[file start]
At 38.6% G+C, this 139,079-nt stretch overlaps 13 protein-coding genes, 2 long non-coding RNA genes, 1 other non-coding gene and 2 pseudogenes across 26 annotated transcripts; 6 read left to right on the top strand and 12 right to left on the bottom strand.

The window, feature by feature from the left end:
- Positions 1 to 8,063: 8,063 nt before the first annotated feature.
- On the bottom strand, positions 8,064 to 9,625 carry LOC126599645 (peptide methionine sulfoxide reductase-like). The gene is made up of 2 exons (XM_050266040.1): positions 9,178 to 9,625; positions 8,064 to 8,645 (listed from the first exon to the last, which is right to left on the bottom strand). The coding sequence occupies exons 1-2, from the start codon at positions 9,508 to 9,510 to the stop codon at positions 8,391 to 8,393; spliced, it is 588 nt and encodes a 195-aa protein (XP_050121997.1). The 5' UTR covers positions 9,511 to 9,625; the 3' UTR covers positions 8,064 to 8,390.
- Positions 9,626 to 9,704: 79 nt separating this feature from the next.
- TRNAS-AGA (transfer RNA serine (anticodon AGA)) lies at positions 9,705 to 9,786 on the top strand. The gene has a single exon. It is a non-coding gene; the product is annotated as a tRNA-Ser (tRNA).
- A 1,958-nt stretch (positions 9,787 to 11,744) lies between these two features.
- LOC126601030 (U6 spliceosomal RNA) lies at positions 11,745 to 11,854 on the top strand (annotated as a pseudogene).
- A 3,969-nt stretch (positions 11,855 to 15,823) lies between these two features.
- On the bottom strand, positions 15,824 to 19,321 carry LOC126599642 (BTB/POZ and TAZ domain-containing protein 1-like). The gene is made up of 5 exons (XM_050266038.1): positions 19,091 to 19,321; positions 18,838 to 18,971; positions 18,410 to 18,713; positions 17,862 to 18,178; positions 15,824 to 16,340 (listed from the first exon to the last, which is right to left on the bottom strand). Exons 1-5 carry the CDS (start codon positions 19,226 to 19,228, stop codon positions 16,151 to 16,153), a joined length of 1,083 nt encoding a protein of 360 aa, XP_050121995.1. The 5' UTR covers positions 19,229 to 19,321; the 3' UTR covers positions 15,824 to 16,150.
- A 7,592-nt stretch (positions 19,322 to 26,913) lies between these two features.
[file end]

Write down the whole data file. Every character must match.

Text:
At 38.6% G+C, this 139,079-nt stretch overlaps 13 protein-coding genes, 2 long non-coding RNA genes, 1 other non-coding gene and 2 pseudogenes across 26 annotated transcripts; 6 read left to right on the top strand and 12 right to left on the bottom strand.

The window, feature by feature from the left end:
- Positions 1 to 8,063: 8,063 nt before the first annotated feature.
- On the bottom strand, positions 8,064 to 9,625 carry LOC126599645 (peptide methionine sulfoxide reductase-like). The gene is made up of 2 exons (XM_050266040.1): positions 9,178 to 9,625; positions 8,064 to 8,645 (listed from the first exon to the last, which is right to left on the bottom strand). The coding sequence occupies exons 1-2, from the start codon at positions 9,508 to 9,510 to the stop codon at positions 8,391 to 8,393; spliced, it is 588 nt and encodes a 195-aa protein (XP_050121997.1). The 5' UTR covers positions 9,511 to 9,625; the 3' UTR covers positions 8,064 to 8,390.
- Positions 9,626 to 9,704: 79 nt separating this feature from the next.
- TRNAS-AGA (transfer RNA serine (anticodon AGA)) lies at positions 9,705 to 9,786 on the top strand. The gene has a single exon. It is a non-coding gene; the product is annotated as a tRNA-Ser (tRNA).
- A 1,958-nt stretch (positions 9,787 to 11,744) lies between these two features.
- LOC126601030 (U6 spliceosomal RNA) lies at positions 11,745 to 11,854 on the top strand (annotated as a pseudogene).
- A 3,969-nt stretch (positions 11,855 to 15,823) lies between these two features.
- On the bottom strand, positions 15,824 to 19,321 carry LOC126599642 (BTB/POZ and TAZ domain-containing protein 1-like). The gene is made up of 5 exons (XM_050266038.1): positions 19,091 to 19,321; positions 18,838 to 18,971; positions 18,410 to 18,713; positions 17,862 to 18,178; positions 15,824 to 16,340 (listed from the first exon to the last, which is right to left on the bottom strand). Exons 1-5 carry the CDS (start codon positions 19,226 to 19,228, stop codon positions 16,151 to 16,153), a joined length of 1,083 nt encoding a protein of 360 aa, XP_050121995.1. The 5' UTR covers positions 19,229 to 19,321; the 3' UTR covers positions 15,824 to 16,150.
- A 7,592-nt stretch (positions 19,322 to 26,913) lies between these two features.